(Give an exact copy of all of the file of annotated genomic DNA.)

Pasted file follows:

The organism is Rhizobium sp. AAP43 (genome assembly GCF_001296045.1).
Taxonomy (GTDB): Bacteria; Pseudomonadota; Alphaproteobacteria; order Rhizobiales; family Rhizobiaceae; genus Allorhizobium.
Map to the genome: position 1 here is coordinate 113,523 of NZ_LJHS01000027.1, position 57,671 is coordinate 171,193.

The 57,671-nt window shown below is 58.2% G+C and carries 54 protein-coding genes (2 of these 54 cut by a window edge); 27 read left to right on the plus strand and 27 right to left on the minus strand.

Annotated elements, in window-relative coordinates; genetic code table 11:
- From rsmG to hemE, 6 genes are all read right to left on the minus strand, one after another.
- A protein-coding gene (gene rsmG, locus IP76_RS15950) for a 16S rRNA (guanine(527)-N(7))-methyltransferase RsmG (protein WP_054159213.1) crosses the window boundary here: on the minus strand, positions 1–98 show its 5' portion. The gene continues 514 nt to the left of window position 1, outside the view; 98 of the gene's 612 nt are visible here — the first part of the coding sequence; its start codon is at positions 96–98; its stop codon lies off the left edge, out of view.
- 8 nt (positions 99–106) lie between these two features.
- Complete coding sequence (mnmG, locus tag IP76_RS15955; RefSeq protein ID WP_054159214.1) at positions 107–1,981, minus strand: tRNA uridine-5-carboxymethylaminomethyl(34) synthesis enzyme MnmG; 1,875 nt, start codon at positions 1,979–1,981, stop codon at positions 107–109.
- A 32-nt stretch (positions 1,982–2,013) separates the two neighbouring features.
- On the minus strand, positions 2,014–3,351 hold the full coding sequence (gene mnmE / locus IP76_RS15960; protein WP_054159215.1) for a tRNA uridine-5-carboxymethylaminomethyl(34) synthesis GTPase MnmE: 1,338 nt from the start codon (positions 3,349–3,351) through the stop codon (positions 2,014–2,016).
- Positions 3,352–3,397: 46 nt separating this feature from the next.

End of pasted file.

The organism is Rhizobium sp. AAP43 (genome assembly GCF_001296045.1).
Taxonomy (GTDB): Bacteria; Pseudomonadota; Alphaproteobacteria; order Rhizobiales; family Rhizobiaceae; genus Allorhizobium.
Map to the genome: position 1 here is coordinate 113,523 of NZ_LJHS01000027.1, position 57,671 is coordinate 171,193.

The 57,671-nt window shown below is 58.2% G+C and carries 54 protein-coding genes (2 of these 54 cut by a window edge); 27 read left to right on the plus strand and 27 right to left on the minus strand.

Annotated elements, in window-relative coordinates; genetic code table 11:
- From rsmG to hemE, 6 genes are all read right to left on the minus strand, one after another.
- A protein-coding gene (gene rsmG, locus IP76_RS15950) for a 16S rRNA (guanine(527)-N(7))-methyltransferase RsmG (protein WP_054159213.1) crosses the window boundary here: on the minus strand, positions 1–98 show its 5' portion. The gene continues 514 nt to the left of window position 1, outside the view; 98 of the gene's 612 nt are visible here — the first part of the coding sequence; its start codon is at positions 96–98; its stop codon lies off the left edge, out of view.
- 8 nt (positions 99–106) lie between these two features.
- Complete coding sequence (mnmG, locus tag IP76_RS15955; RefSeq protein ID WP_054159214.1) at positions 107–1,981, minus strand: tRNA uridine-5-carboxymethylaminomethyl(34) synthesis enzyme MnmG; 1,875 nt, start codon at positions 1,979–1,981, stop codon at positions 107–109.
- A 32-nt stretch (positions 1,982–2,013) separates the two neighbouring features.
- On the minus strand, positions 2,014–3,351 hold the full coding sequence (gene mnmE / locus IP76_RS15960; protein WP_054159215.1) for a tRNA uridine-5-carboxymethylaminomethyl(34) synthesis GTPase MnmE: 1,338 nt from the start codon (positions 3,349–3,351) through the stop codon (positions 2,014–2,016).
- Positions 3,352–3,397: 46 nt separating this feature from the next.